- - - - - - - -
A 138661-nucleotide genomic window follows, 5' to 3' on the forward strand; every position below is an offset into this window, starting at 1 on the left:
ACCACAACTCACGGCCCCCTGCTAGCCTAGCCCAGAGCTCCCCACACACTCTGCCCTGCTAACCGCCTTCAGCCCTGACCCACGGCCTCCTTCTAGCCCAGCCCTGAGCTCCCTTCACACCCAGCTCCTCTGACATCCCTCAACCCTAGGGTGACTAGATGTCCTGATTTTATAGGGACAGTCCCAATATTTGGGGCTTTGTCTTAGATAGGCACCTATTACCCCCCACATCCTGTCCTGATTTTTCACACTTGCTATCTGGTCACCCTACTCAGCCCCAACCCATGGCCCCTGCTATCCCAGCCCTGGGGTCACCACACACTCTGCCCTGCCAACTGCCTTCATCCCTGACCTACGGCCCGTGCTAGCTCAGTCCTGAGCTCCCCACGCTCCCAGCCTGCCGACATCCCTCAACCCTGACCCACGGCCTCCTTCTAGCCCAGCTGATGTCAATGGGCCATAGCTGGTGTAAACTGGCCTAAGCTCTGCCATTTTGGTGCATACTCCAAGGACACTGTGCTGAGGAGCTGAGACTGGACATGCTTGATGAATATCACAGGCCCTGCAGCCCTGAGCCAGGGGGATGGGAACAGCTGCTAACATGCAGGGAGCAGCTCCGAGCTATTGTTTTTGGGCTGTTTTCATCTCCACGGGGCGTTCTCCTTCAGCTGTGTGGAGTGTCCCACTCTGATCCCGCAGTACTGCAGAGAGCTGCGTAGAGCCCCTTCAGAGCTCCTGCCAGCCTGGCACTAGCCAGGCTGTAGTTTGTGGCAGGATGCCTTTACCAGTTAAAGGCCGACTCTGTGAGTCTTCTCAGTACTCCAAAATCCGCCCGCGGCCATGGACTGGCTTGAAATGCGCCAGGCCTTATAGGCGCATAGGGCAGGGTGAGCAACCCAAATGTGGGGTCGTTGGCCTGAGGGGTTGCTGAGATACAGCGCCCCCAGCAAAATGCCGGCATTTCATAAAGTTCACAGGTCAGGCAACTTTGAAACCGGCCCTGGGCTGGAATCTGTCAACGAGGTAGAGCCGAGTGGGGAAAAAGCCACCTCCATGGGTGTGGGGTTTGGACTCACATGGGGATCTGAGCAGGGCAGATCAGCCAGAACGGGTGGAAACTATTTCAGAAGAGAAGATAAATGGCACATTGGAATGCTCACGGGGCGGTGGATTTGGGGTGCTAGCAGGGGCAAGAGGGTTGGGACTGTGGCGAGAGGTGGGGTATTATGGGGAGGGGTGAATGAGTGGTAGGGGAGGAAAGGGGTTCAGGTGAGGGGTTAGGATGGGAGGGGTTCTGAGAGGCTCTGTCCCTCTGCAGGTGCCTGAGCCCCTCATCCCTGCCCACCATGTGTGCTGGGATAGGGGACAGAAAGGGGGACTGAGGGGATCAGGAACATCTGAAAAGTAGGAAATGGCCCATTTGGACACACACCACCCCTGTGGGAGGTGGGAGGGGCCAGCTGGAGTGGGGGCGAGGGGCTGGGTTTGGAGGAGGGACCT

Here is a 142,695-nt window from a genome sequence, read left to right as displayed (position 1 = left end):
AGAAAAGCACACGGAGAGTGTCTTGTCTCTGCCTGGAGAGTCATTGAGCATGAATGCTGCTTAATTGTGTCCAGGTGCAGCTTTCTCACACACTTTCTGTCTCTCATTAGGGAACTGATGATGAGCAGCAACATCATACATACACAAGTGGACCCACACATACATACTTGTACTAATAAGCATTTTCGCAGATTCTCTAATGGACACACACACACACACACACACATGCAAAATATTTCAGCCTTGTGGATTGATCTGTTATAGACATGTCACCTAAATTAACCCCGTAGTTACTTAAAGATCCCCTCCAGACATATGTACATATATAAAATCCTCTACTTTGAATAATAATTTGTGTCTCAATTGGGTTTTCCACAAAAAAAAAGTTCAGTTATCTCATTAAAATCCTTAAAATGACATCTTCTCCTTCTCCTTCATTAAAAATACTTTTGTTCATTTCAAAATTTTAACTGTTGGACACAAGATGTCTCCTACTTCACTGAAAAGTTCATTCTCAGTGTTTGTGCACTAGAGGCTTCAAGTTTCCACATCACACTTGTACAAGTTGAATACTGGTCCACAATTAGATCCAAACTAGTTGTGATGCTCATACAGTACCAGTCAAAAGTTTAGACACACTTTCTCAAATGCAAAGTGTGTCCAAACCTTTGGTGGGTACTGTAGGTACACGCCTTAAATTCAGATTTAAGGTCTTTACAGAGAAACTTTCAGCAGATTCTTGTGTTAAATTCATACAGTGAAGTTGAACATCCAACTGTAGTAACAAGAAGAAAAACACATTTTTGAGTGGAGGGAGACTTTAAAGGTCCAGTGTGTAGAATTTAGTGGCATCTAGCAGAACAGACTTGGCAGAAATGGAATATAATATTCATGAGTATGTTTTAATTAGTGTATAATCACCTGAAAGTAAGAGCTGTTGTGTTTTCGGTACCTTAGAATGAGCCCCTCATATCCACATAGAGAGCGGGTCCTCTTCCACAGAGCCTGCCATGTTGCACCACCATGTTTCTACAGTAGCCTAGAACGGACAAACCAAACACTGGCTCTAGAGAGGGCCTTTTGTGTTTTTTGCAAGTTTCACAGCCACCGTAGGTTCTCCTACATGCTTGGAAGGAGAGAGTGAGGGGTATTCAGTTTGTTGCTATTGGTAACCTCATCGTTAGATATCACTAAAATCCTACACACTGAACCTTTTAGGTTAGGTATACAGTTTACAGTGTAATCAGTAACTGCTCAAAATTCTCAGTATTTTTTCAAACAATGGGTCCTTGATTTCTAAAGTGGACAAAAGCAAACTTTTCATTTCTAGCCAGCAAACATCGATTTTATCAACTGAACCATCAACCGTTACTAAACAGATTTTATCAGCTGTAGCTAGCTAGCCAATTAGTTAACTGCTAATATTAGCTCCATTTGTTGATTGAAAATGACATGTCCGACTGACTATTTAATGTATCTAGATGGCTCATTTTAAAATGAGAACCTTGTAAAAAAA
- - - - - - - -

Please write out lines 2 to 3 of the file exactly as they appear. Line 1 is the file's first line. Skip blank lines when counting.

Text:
ACCACAACTCACGGCCCCCTGCTAGCCTAGCCCAGAGCTCCCCACACACTCTGCCCTGCTAACCGCCTTCAGCCCTGACCCACGGCCTCCTTCTAGCCCAGCCCTGAGCTCCCTTCACACCCAGCTCCTCTGACATCCCTCAACCCTAGGGTGACTAGATGTCCTGATTTTATAGGGACAGTCCCAATATTTGGGGCTTTGTCTTAGATAGGCACCTATTACCCCCCACATCCTGTCCTGATTTTTCACACTTGCTATCTGGTCACCCTACTCAGCCCCAACCCATGGCCCCTGCTATCCCAGCCCTGGGGTCACCACACACTCTGCCCTGCCAACTGCCTTCATCCCTGACCTACGGCCCGTGCTAGCTCAGTCCTGAGCTCCCCACGCTCCCAGCCTGCCGACATCCCTCAACCCTGACCCACGGCCTCCTTCTAGCCCAGCTGATGTCAATGGGCCATAGCTGGTGTAAACTGGCCTAAGCTCTGCCATTTTGGTGCATACTCCAAGGACACTGTGCTGAGGAGCTGAGACTGGACATGCTTGATGAATATCACAGGCCCTGCAGCCCTGAGCCAGGGGGATGGGAACAGCTGCTAACATGCAGGGAGCAGCTCCGAGCTATTGTTTTTGGGCTGTTTTCATCTCCACGGGGCGTTCTCCTTCAGCTGTGTGGAGTGTCCCACTCTGATCCCGCAGTACTGCAGAGAGCTGCGTAGAGCCCCTTCAGAGCTCCTGCCAGCCTGGCACTAGCCAGGCTGTAGTTTGTGGCAGGATGCCTTTACCAGTTAAAGGCCGACTCTGTGAGTCTTCTCAGTACTCCAAAATCCGCCCGCGGCCATGGACTGGCTTGAAATGCGCCAGGCCTTATAGGCGCATAGGGCAGGGTGAGCAACCCAAATGTGGGGTCGTTGGCCTGAGGGGTTGCTGAGATACAGCGCCCCCAGCAAAATGCCGGCATTTCATAAAGTTCACAGGTCAGGCAACTTTGAAACCGGCCCTGGGCTGGAATCTGTCAACGAGGTAGAGCCGAGTGGGGAAAAAGCCACCTCCATGGGTGTGGGGTTTGGACTCACATGGGGATCTGAGCAGGGCAGATCAGCCAGAACGGGTGGAAACTATTTCAGAAGAGAAGATAAATGGCACATTGGAATGCTCACGGGGCGGTGGATTTGGGGTGCTAGCAGGGGCAAGAGGGTTGGGACTGTGGCGAGAGGTGGGGTATTATGGGGAGGGGTGAATGAGTGGTAGGGGAGGAAAGGGGTTCAGGTGAGGGGTTAGGATGGGAGGGGTTCTGAGAGGCTCTGTCCCTCTGCAGGTGCCTGAGCCCCTCATCCCTGCCCACCATGTGTGCTGGGATAGGGGACAGAAAGGGGGACTGAGGGGATCAGGAACATCTGAAAAGTAGGAAATGGCCCATTTGGACACACACCACCCCTGTGGGAGGTGGGAGGGGCCAGCTGGAGTGGGGGCGAGGGGCTGGGTTTGGAGGAGGGACCT

Here is a 142,695-nt window from a genome sequence, read left to right as displayed (position 1 = left end):